Conference of Presidents Condemns Calls for Conditions on Israel Aid

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An umbrella group of more than 50 Jewish organizations from across the ideological spectrum condemned calls by Democratic presidential candidates to condition military aid to Israel on its approach to making peace with the Palestinians.

“We are deeply troubled by recent statements that would place conditions, limitations, or restrictions on the U.S. security assistance provided to Israel, so vital for the defense and security of the country, the protection of essential U.S. interests, and stability in the region,” Arthur Stark, chairman, and Malcolm Hoenlein, executive vice chairman/CEO, of the Conference of Presidents of Major American Jewish Organizations said in a statement issued Nov. 1. “This approach would harm American objectives in the Middle East and would undermine the ability of our key ally to defend itself against the threats it faces on all its borders.”


Senators Bernie Sanders of Vermont and Elizabeth Warren of Massachusetts, along with Mayor Pete Buttigieg of South Bend, Indiana, recently have indicated a willingness to use American aid to force policy changes by Israel, including halting settlement construction. The United States gives Israel $3.8 billion annually in military assistance.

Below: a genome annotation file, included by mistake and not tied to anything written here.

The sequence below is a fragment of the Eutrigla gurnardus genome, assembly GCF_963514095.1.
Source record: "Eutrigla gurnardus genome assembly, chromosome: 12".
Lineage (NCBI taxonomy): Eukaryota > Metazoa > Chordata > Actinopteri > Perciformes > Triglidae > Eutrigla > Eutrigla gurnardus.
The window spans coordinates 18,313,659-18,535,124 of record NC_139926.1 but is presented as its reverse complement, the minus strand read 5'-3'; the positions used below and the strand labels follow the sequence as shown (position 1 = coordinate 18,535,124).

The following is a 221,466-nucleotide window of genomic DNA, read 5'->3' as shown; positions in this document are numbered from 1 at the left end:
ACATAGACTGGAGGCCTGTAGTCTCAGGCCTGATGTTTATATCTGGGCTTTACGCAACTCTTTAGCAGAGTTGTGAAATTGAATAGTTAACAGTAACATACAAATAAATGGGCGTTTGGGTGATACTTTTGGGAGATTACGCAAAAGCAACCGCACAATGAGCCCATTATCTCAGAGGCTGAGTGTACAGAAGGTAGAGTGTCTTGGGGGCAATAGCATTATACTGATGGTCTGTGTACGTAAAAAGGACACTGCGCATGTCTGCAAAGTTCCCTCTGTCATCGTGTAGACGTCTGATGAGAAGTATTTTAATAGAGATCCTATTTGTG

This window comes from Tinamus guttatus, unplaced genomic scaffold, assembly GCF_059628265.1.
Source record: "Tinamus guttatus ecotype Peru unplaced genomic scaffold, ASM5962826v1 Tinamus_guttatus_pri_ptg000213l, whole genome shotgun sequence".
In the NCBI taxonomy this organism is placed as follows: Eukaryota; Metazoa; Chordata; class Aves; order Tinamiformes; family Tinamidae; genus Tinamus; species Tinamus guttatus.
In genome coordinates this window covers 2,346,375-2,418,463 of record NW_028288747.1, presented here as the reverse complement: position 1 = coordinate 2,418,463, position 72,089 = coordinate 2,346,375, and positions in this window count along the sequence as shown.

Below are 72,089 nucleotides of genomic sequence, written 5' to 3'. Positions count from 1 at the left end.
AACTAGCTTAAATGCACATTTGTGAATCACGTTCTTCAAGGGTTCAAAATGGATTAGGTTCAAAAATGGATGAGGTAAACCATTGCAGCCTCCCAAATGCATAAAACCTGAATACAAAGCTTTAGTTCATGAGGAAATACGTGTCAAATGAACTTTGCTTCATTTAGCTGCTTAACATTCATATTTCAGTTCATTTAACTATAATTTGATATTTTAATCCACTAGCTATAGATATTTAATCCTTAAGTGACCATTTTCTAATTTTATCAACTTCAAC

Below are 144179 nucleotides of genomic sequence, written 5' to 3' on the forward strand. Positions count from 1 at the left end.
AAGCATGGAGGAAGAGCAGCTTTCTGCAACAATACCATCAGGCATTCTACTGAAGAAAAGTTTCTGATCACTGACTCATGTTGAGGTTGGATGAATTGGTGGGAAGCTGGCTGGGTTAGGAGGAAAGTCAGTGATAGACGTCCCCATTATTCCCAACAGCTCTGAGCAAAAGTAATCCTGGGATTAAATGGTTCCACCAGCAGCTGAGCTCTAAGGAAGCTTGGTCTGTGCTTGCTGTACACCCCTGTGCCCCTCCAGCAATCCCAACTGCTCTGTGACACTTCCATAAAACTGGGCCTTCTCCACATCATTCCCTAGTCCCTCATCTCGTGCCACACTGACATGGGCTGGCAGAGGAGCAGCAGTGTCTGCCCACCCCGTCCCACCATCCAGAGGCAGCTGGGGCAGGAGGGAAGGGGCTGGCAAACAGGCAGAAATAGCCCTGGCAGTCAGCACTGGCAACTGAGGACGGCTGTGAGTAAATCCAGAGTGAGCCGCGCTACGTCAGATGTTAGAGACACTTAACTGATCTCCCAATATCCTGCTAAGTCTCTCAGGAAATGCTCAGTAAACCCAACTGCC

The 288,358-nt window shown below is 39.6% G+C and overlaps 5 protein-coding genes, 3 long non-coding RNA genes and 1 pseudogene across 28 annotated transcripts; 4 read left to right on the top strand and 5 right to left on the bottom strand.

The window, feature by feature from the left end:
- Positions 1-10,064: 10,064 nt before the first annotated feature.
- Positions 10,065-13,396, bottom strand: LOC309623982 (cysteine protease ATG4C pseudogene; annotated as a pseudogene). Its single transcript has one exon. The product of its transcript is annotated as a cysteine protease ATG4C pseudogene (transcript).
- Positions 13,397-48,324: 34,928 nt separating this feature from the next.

“Adoption of this suggested approach would reward those who are the true obstacles to progress towards peace, engage in terrorism, and deprive the Palestinians in Gaza and the West Bank of the opportunities for a better life,” the Presidents Conference statement also said. “Further, it would harm the prospect of negotiations. Israelis must be assured that they will be able to defend themselves and deter those who would seek to destroy them” in order to negotiate.

Coming at the issue from a different point of view just two weeks ago at its annual conference, J Street, the liberal Jewish Middle East policy group, made conditioning U.S. aid to Israel on halting settlement expansion a sticking point ahead of the 2020 presidential elections.

“Our aid is not intended to be a blank check,” said Jeremy Ben-Ami, the group’s president, ahead of the first appearance at the conference of a Democratic presidential candidate, Sen. Amy Klobuchar of Minnesota.

Ben-Ami called on candidates to reverse Trump administration policies that have favored Israel over the Palestinians. He also announced that the organization’s student wing, J Street U, launched a campaign to press the Democratic Party to include in its platform a call on Israel to end its occupation of the West Bank.

At a press conference the following day, Ben-Ami elaborated that J Street would advocate for existing laws with requirements on how military aid is used. J Street backs existing levels of aid, currently at $3.8 billion annually.

“As Israel receives that $3.8 billion, what is it being used for?” he asked.

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